RAVEN MACK is a mystic poet-philosopher-artist of the Greater Appalachian unorthodox tradition. He does have an amazing PATREON, but also *normal* ARTIST WEBSITE too.

Tuesday, October 13


AFFORDABILITY: The Sapporo is not the cheapest tall can out there, but it is the niftiest shaped one. I will glady pay a little extra for some tight ergonomically correct feng shui boost to my life. My life needs all the boost it can get. And as I wrap my brain around a different drinking mentality, dropping $3 for one tasty silver tall can of Jap brew is a nice punctuation to the day. I don’t need to sink back into that “Well, I could get a 6-pack of Old Milwaukee for that price, and thus get drunker” train of thought. Really, I wish I could shake trains of thought like that, which seem to have most of the mainlines through my mindframe. 4 out of 5.
DESTROYABILITY: Being it is a child's name for Bob Sapp, I figured the Sapporo would be more beast-like. It was not. I know Jap beers have a strong reputation for being a double dropkick to sobriety, but I also know fringe-minded white American males tend to overemphasize how awesome Japanese things can be, to seem off-beat and quirky, but within the relative foreign safety zone of Japan, without a shred of threat to America whatsoever. Only time nuclear bombs got dropped was the U.S. on Japan, and sure they electronically bedazzle our asses on the regular, they don't come across as any real threat, so to sport yellow fever and accept wacky Japanese things as your hipster contrarian identity (or a facet of it, because you have to admit, hipsterism is so deeply pervasive now, that most hipster types have multiple elements to their purposely quirky personality) is not that dangerous a thing. 2 out of 5.
LABEL AESTHETIC: The Sapporo 22 ounce can is the most ergonomically correct and space age gangsta beer packaging device ever devised. The brushed silver look with gold and black symbols and info very subtlely added add to the stylishness. Seriously, if I hadn’t seen a whole row of these on a store shelf to show and prove to my brain that they were mass produced, I would think this was some sort of trophy given only to people who have gone above and beyond the standard accepted level of good-timed generosity as a token of our collective appreciation of the life they live. That type of person acts without attachment to the fruits of their actions, like a Vietnam Indian hobo used to tell me about in Monroe Park in Richmond, and I later learned that was Buddha talk or Hindu talk or both, but I still attach it in my mind to that one dude, because he was living it, not learning it. 17 out of 5.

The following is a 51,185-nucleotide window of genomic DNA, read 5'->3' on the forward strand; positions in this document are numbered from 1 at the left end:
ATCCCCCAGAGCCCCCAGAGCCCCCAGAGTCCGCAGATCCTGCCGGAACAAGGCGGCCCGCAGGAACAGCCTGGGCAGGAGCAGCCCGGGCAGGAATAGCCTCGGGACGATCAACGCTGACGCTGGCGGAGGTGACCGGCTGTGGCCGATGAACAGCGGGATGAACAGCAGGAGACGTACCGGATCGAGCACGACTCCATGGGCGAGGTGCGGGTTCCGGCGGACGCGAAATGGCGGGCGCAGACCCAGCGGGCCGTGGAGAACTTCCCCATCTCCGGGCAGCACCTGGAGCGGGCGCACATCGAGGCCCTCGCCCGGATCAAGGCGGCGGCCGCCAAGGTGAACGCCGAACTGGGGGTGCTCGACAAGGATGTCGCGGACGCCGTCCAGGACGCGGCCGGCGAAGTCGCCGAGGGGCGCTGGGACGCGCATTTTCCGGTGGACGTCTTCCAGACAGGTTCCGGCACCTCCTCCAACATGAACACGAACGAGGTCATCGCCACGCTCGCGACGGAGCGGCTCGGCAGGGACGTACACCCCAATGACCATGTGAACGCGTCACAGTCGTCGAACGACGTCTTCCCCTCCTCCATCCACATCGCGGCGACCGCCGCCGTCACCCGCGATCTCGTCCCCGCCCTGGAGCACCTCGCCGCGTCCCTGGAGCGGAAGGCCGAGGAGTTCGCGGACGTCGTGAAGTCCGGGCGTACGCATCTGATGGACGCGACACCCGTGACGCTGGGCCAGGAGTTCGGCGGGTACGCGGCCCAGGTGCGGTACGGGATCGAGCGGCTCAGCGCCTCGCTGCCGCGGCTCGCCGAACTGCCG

CORPORATE MASTER: Sapporo is Japanese, I assume. Can says it is imported by Sapporo USA, based in New York City. In smaller print, can says “Brewed and canned by Sapporo Brewing Company, Guelph, Ontario, Canada”. On one hand, I really like how shit that gets popular in Japan basically makes a satellite office in either N.Y.C. or L.A. and calls itself Crazy Jap Words USA, with an LLC tacked on half the time. But on the other hand, this reads like some textbook multi-national corporation nonsense, and if paranoid post-midnight perusals of the internet have taught me anything, when led by Jeff Rense or William B. Cooper or Alex Jones or David Icke, this Sapporo shit is most likely some zionist alien illuminati propaganda extravaganza. And the can says “since 1876”, a perfect 100 years from America’s theatrical independence. I’m sure that means something too. 1 out of 5.
OVERALL AMBIANCE: The Sapporo was quite enjoyable, but I had been thinking about hardcore Japanese wrestling with Matsuhiro Matsunaga throwing dudes into cactus plants the other day, so maybe I was just tinted by Japophilia. The Sapporo was pretty nice though, and it has the nicest can in the bizness, and I bet if there was a great Korean restaurant with homemade fermented kimchi like I dream about in a dilapidated strip mall, for lack of enough Korean beer choices, they'd offer the Sapporo, and the old lady who cooked the food would come out herself to tell you what it was, because there wasn't a menu so much as a list of suggestions that constantly changed, like all good hole-in-the-wall foreign people bonafide food places. All of this means tightness of memory. 4 out of 5.

1 comment:

Robo01 said...

Is this can recyclable aluminum?